Byrnes’s text: #32 William E. Brockway

Link to the REVISED entry on #32 William E. Brockway

From Byrnes’s text:

DESCRIPTION. Sixty-four years old in 1886. Born in Connecticut. Engraver by trade. Married. Tall, thin man. Height, 6 feet l inches. Weight, 162 pounds. Gray hair, blue eyes, light complexion. Long, thin neck. A remarkable looking man on account of his height and thinness. He has been a counterfeiter and forger since 1850. An account of all his transactions would fill this book. He is well known in all the principal cities in the United States, especially by the United States authorities. Wears a gray beard and mustache. He studied chemistry at Yale College, and later on became a printer and electrotyper.

RECORD. Brockway and Charles Smythe were arrested in Brooklyn, N.Y., by the United States authorities on October 22, 1880, charged (in connection with one James B. Doyle, who was arrested in Chicago, Ill., and sentenced to ten years on June 24, 1881) with forging and uttering $204,000 of United States government 6 per cent, coupon bonds of the denomination of $1,000, and a number of forged United States Treasury notes. The bonds and notes were found in Doyle’s possession when arrested in Chicago, Ill. Brockway was convicted by the evidence of Smythe, and sentenced to thirty years’ imprisonment by the United States Court in New York City. Sentence was suspended in this case by the Judge, on Brockway undertaking to surrender all the plates for forging bonds and notes which he had in his possession or the whereabouts of which he knew, also to give up other counterfeit apparatus and give the authorities information about other schemes then on foot to defraud the government, all of which he did, and he was discharged from custody on November 27, 1880, by Judge Benedict, of the United States Court, with the understanding that if he ever was arrested again for forging or counterfeiting anything the property of the United States government, his suspended sentence would go into effect.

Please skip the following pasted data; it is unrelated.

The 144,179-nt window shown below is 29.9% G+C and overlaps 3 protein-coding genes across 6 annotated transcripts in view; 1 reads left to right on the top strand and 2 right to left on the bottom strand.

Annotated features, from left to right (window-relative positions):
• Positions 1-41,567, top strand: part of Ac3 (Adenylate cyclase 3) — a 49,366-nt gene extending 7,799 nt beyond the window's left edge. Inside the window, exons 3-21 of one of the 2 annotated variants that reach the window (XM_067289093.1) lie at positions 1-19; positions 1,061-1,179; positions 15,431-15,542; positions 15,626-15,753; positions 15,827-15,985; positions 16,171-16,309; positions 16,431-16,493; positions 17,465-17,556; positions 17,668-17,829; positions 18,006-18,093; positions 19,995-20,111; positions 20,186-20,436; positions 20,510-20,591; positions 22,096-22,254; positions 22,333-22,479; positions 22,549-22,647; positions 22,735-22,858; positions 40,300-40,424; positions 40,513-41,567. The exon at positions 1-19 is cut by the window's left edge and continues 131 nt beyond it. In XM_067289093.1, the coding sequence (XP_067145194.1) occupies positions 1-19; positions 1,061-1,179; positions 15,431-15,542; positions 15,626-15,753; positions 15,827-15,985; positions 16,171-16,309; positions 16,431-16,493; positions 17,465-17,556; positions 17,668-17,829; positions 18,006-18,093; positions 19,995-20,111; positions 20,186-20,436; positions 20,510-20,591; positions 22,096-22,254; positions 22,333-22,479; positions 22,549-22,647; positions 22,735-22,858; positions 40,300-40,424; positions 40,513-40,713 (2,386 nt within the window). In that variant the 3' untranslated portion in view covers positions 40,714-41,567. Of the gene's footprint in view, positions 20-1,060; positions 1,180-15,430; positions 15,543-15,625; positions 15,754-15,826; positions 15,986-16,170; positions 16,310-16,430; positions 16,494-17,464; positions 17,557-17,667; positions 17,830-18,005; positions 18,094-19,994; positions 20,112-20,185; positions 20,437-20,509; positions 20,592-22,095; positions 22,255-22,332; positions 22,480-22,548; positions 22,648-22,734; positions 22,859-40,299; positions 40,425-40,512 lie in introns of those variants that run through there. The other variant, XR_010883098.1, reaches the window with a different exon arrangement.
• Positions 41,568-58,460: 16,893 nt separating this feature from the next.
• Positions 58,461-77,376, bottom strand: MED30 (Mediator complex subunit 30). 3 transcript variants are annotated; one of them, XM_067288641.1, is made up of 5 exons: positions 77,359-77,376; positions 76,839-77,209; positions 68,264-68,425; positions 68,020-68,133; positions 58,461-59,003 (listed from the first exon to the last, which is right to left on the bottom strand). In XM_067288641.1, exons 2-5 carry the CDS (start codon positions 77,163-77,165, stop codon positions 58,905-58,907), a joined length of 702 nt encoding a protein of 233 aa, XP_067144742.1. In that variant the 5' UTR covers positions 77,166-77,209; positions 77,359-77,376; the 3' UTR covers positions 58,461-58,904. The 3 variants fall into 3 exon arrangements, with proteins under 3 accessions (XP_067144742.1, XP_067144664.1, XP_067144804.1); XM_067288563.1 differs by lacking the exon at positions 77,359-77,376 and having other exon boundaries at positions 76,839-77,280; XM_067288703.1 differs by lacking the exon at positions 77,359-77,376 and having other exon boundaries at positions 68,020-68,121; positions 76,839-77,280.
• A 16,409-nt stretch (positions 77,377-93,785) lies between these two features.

Brockway was arrested again in New York City on November 10, 1883, pleaded guilty, and was sentenced to five years in State prison on March 5, 1884, by Recorder Smyth, for forging a number of Morris & Essex Railroad bonds. Nathan B. Foster and Louis R. Martin (31) were also arrested with Brockway in this transaction. Brockway’s sentence will expire, allowing him full good time, on August 4, 1887. His picture is an excellent one, taken in 1884.